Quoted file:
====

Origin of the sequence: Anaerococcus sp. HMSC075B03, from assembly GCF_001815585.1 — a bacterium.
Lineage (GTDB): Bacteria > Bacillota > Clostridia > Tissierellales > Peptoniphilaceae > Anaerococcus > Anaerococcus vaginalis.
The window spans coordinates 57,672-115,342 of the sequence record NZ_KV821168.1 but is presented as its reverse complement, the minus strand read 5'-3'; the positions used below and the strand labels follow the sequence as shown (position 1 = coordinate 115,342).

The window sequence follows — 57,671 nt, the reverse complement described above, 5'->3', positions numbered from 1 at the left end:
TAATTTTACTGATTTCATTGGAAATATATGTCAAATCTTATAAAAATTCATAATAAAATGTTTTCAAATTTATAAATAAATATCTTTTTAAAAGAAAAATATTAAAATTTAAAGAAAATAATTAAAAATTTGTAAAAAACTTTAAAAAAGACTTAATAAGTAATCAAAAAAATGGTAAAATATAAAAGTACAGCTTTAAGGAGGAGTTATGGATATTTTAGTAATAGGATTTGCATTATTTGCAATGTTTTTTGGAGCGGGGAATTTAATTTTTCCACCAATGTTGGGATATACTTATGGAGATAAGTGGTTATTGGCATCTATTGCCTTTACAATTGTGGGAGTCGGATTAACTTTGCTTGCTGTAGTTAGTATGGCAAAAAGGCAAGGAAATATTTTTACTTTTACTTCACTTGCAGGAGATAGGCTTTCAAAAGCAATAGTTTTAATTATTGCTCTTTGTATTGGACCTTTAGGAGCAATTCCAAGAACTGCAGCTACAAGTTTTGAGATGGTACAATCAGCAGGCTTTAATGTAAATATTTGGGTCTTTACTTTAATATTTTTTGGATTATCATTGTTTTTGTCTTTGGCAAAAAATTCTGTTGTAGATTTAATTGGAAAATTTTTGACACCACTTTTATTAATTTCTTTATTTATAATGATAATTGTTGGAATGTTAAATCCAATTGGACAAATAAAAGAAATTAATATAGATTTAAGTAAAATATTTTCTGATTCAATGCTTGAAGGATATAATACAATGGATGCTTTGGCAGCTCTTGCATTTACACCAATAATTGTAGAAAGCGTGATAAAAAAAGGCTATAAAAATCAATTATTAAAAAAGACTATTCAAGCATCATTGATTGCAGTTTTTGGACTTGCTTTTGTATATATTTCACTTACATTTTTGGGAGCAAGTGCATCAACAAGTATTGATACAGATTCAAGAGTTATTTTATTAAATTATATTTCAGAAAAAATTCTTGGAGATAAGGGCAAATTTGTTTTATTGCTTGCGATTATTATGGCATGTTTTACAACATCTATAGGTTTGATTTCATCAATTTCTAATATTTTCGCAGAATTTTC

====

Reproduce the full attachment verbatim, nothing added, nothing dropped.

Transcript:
Origin of the sequence: Anaerococcus sp. HMSC075B03, from assembly GCF_001815585.1 — a bacterium.
Lineage (GTDB): Bacteria > Bacillota > Clostridia > Tissierellales > Peptoniphilaceae > Anaerococcus > Anaerococcus vaginalis.
The window spans coordinates 57,672-115,342 of the sequence record NZ_KV821168.1 but is presented as its reverse complement, the minus strand read 5'-3'; the positions used below and the strand labels follow the sequence as shown (position 1 = coordinate 115,342).

The window sequence follows — 57,671 nt, the reverse complement described above, 5'->3', positions numbered from 1 at the left end:
TAATTTTACTGATTTCATTGGAAATATATGTCAAATCTTATAAAAATTCATAATAAAATGTTTTCAAATTTATAAATAAATATCTTTTTAAAAGAAAAATATTAAAATTTAAAGAAAATAATTAAAAATTTGTAAAAAACTTTAAAAAAGACTTAATAAGTAATCAAAAAAATGGTAAAATATAAAAGTACAGCTTTAAGGAGGAGTTATGGATATTTTAGTAATAGGATTTGCATTATTTGCAATGTTTTTTGGAGCGGGGAATTTAATTTTTCCACCAATGTTGGGATATACTTATGGAGATAAGTGGTTATTGGCATCTATTGCCTTTACAATTGTGGGAGTCGGATTAACTTTGCTTGCTGTAGTTAGTATGGCAAAAAGGCAAGGAAATATTTTTACTTTTACTTCACTTGCAGGAGATAGGCTTTCAAAAGCAATAGTTTTAATTATTGCTCTTTGTATTGGACCTTTAGGAGCAATTCCAAGAACTGCAGCTACAAGTTTTGAGATGGTACAATCAGCAGGCTTTAATGTAAATATTTGGGTCTTTACTTTAATATTTTTTGGATTATCATTGTTTTTGTCTTTGGCAAAAAATTCTGTTGTAGATTTAATTGGAAAATTTTTGACACCACTTTTATTAATTTCTTTATTTATAATGATAATTGTTGGAATGTTAAATCCAATTGGACAAATAAAAGAAATTAATATAGATTTAAGTAAAATATTTTCTGATTCAATGCTTGAAGGATATAATACAATGGATGCTTTGGCAGCTCTTGCATTTACACCAATAATTGTAGAAAGCGTGATAAAAAAAGGCTATAAAAATCAATTATTAAAAAAGACTATTCAAGCATCATTGATTGCAGTTTTTGGACTTGCTTTTGTATATATTTCACTTACATTTTTGGGAGCAAGTGCATCAACAAGTATTGATACAGATTCAAGAGTTATTTTATTAAATTATATTTCAGAAAAAATTCTTGGAGATAAGGGCAAATTTGTTTTATTGCTTGCGATTATTATGGCATGTTTTACAACATCTATAGGTTTGATTTCATCAATTTCTAATATTTTCGCAGAATTTTC